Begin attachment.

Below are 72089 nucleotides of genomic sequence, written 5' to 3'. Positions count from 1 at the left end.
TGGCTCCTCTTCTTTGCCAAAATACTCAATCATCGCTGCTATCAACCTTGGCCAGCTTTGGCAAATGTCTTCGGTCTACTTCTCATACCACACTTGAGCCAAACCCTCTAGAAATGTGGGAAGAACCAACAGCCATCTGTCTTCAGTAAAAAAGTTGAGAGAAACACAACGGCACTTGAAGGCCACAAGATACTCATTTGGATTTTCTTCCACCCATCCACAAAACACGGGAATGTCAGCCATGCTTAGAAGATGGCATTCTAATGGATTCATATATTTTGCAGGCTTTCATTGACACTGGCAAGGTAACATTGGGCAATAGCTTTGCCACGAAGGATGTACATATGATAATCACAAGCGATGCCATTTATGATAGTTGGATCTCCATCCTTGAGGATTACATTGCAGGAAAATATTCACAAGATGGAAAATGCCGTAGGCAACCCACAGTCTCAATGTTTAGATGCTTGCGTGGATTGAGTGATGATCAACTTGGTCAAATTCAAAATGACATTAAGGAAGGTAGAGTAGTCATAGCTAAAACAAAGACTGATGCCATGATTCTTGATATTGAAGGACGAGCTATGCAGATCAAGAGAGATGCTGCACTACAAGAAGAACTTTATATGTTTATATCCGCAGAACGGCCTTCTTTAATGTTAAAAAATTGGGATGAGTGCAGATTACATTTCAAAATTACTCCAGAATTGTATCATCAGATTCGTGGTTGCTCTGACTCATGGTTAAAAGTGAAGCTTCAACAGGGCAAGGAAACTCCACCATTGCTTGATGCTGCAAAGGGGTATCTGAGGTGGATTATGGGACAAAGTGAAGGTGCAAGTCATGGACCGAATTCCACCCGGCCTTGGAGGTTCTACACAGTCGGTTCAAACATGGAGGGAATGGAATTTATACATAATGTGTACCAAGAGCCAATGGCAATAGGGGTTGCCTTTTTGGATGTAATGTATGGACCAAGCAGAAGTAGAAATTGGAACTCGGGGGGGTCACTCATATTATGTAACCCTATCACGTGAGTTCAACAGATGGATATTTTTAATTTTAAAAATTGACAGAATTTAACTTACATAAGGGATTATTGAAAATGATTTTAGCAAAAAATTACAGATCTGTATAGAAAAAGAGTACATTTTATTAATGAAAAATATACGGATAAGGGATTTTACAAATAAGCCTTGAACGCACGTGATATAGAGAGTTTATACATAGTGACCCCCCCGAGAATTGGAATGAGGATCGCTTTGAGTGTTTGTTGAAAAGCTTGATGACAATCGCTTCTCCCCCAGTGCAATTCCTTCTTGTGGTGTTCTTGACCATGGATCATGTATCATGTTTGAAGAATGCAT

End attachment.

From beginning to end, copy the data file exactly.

Below are 72089 nucleotides of genomic sequence, written 5' to 3'. Positions count from 1 at the left end.
TGGCTCCTCTTCTTTGCCAAAATACTCAATCATCGCTGCTATCAACCTTGGCCAGCTTTGGCAAATGTCTTCGGTCTACTTCTCATACCACACTTGAGCCAAACCCTCTAGAAATGTGGGAAGAACCAACAGCCATCTGTCTTCAGTAAAAAAGTTGAGAGAAACACAACGGCACTTGAAGGCCACAAGATACTCATTTGGATTTTCTTCCACCCATCCACAAAACACGGGAATGTCAGCCATGCTTAGAAGATGGCATTCTAATGGATTCATATATTTTGCAGGCTTTCATTGACACTGGCAAGGTAACATTGGGCAATAGCTTTGCCACGAAGGATGTACATATGATAATCACAAGCGATGCCATTTATGATAGTTGGATCTCCATCCTTGAGGATTACATTGCAGGAAAATATTCACAAGATGGAAAATGCCGTAGGCAACCCACAGTCTCAATGTTTAGATGCTTGCGTGGATTGAGTGATGATCAACTTGGTCAAATTCAAAATGACATTAAGGAAGGTAGAGTAGTCATAGCTAAAACAAAGACTGATGCCATGATTCTTGATATTGAAGGACGAGCTATGCAGATCAAGAGAGATGCTGCACTACAAGAAGAACTTTATATGTTTATATCCGCAGAACGGCCTTCTTTAATGTTAAAAAATTGGGATGAGTGCAGATTACATTTCAAAATTACTCCAGAATTGTATCATCAGATTCGTGGTTGCTCTGACTCATGGTTAAAAGTGAAGCTTCAACAGGGCAAGGAAACTCCACCATTGCTTGATGCTGCAAAGGGGTATCTGAGGTGGATTATGGGACAAAGTGAAGGTGCAAGTCATGGACCGAATTCCACCCGGCCTTGGAGGTTCTACACAGTCGGTTCAAACATGGAGGGAATGGAATTTATACATAATGTGTACCAAGAGCCAATGGCAATAGGGGTTGCCTTTTTGGATGTAATGTATGGACCAAGCAGAAGTAGAAATTGGAACTCGGGGGGGTCACTCATATTATGTAACCCTATCACGTGAGTTCAACAGATGGATATTTTTAATTTTAAAAATTGACAGAATTTAACTTACATAAGGGATTATTGAAAATGATTTTAGCAAAAAATTACAGATCTGTATAGAAAAAGAGTACATTTTATTAATGAAAAATATACGGATAAGGGATTTTACAAATAAGCCTTGAACGCACGTGATATAGAGAGTTTATACATAGTGACCCCCCCGAGAATTGGAATGAGGATCGCTTTGAGTGTTTGTTGAAAAGCTTGATGACAATCGCTTCTCCCCCAGTGCAATTCCTTCTTGTGGTGTTCTTGACCATGGATCATGTATCATGTTTGAAGAATGCAT